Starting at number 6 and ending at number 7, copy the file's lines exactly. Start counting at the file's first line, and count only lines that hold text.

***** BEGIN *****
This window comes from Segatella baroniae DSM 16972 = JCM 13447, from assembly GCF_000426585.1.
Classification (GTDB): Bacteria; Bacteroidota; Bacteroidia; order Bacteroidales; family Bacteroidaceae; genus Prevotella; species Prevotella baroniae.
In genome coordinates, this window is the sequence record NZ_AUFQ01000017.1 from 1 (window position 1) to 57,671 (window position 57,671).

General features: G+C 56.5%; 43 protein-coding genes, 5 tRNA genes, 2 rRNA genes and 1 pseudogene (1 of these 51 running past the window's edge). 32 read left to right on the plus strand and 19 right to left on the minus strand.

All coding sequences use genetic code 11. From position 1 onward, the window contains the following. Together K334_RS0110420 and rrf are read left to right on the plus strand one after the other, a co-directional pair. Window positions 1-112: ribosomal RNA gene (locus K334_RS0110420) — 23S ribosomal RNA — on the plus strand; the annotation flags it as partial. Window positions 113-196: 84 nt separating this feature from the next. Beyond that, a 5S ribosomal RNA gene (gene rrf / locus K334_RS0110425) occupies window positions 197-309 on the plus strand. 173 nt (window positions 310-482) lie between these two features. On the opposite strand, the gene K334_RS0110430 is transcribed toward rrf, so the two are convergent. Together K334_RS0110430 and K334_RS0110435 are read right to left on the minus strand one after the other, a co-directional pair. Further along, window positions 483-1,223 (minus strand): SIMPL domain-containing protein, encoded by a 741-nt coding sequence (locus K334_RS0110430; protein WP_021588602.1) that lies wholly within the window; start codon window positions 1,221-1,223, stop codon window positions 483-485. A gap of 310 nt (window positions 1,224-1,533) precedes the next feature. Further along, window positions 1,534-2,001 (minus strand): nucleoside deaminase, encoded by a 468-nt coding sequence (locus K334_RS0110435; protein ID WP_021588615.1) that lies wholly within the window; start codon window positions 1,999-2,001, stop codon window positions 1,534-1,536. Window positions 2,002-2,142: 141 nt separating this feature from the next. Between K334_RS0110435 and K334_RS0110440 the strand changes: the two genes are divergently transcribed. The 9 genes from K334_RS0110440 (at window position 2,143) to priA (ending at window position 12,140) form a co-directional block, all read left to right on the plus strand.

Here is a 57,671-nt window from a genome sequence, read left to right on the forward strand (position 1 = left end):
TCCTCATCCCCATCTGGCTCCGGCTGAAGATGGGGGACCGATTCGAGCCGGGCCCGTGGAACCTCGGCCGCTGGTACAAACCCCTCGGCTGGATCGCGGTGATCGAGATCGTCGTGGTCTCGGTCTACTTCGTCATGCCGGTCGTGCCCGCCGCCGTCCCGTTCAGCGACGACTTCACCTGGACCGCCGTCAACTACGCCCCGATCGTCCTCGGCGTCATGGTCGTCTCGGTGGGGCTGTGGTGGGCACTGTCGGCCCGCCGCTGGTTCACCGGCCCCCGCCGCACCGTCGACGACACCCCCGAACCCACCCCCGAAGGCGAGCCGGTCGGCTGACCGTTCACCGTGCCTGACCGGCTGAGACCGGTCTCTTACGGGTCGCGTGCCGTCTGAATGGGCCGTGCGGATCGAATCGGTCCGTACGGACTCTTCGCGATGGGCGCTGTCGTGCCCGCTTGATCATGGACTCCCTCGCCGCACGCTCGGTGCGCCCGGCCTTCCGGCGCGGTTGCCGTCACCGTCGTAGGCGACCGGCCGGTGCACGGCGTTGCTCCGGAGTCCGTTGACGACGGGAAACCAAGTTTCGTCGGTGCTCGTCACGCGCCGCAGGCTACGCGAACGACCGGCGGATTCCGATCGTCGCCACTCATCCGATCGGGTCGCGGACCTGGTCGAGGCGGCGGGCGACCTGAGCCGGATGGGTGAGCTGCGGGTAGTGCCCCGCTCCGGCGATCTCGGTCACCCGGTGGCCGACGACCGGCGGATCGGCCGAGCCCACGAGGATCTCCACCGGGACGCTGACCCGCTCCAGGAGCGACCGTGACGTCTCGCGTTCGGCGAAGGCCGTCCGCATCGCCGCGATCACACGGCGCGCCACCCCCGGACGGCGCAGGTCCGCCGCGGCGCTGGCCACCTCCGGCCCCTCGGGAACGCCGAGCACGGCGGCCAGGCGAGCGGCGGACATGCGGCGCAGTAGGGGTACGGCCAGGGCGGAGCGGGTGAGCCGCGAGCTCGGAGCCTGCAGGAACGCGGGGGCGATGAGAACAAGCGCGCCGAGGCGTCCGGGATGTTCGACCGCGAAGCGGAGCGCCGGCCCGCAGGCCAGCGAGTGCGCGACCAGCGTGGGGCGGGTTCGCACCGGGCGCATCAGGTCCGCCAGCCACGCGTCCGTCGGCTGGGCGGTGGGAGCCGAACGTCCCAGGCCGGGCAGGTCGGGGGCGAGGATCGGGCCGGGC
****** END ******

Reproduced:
Here is a 57,671-nt window from a genome sequence, read left to right on the forward strand (position 1 = left end):
TCCTCATCCCCATCTGGCTCCGGCTGAAGATGGGGGACCGATTCGAGCCGGGCCCGTGGAACCTCGGCCGCTGGTACAAACCCCTCGGCTGGATCGCGGTGATCGAGATCGTCGTGGTCTCGGTCTACTTCGTCATGCCGGTCGTGCCCGCCGCCGTCCCGTTCAGCGACGACTTCACCTGGACCGCCGTCAACTACGCCCCGATCGTCCTCGGCGTCATGGTCGTCTCGGTGGGGCTGTGGTGGGCACTGTCGGCCCGCCGCTGGTTCACCGGCCCCCGCCGCACCGTCGACGACACCCCCGAACCCACCCCCGAAGGCGAGCCGGTCGGCTGACCGTTCACCGTGCCTGACCGGCTGAGACCGGTCTCTTACGGGTCGCGTGCCGTCTGAATGGGCCGTGCGGATCGAATCGGTCCGTACGGACTCTTCGCGATGGGCGCTGTCGTGCCCGCTTGATCATGGACTCCCTCGCCGCACGCTCGGTGCGCCCGGCCTTCCGGCGCGGTTGCCGTCACCGTCGTAGGCGACCGGCCGGTGCACGGCGTTGCTCCGGAGTCCGTTGACGACGGGAAACCAAGTTTCGTCGGTGCTCGTCACGCGCCGCAGGCTACGCGAACGACCGGCGGATTCCGATCGTCGCCACTCATCCGATCGGGTCGCGGACCTGGTCGAGGCGGCGGGCGACCTGAGCCGGATGGGTGAGCTGCGGGTAGTGCCCCGCTCCGGCGATCTCGGTCACCCGGTGGCCGACGACCGGCGGATCGGCCGAGCCCACGAGGATCTCCACCGGGACGCTGACCCGCTCCAGGAGCGACCGTGACGTCTCGCGTTCGGCGAAGGCCGTCCGCATCGCCGCGATCACACGGCGCGCCACCCCCGGACGGCGCAGGTCCGCCGCGGCGCTGGCCACCTCCGGCCCCTCGGGAACGCCGAGCACGGCGGCCAGGCGAGCGGCGGACATGCGGCGCAGTAGGGGTACGGCCAGGGCGGAGCGGGTGAGCCGCGAGCTCGGAGCCTGCAGGAACGCGGGGGCGATGAGAACAAGCGCGCCGAGGCGTCCGGGATGTTCGACCGCGAAGCGGAGCGCCGGCCCGCAGGCCAGCGAGTGCGCGACCAGCGTGGGGCGGGTTCGCACCGGGCGCATCAGGTCCGCCAGCCACGCGTCCGTCGGCTGGGCGGTGGGAGCCGAACGTCCCAGGCCGGGCAGGTCGGGGGCGAGGATCGGGCCGGGC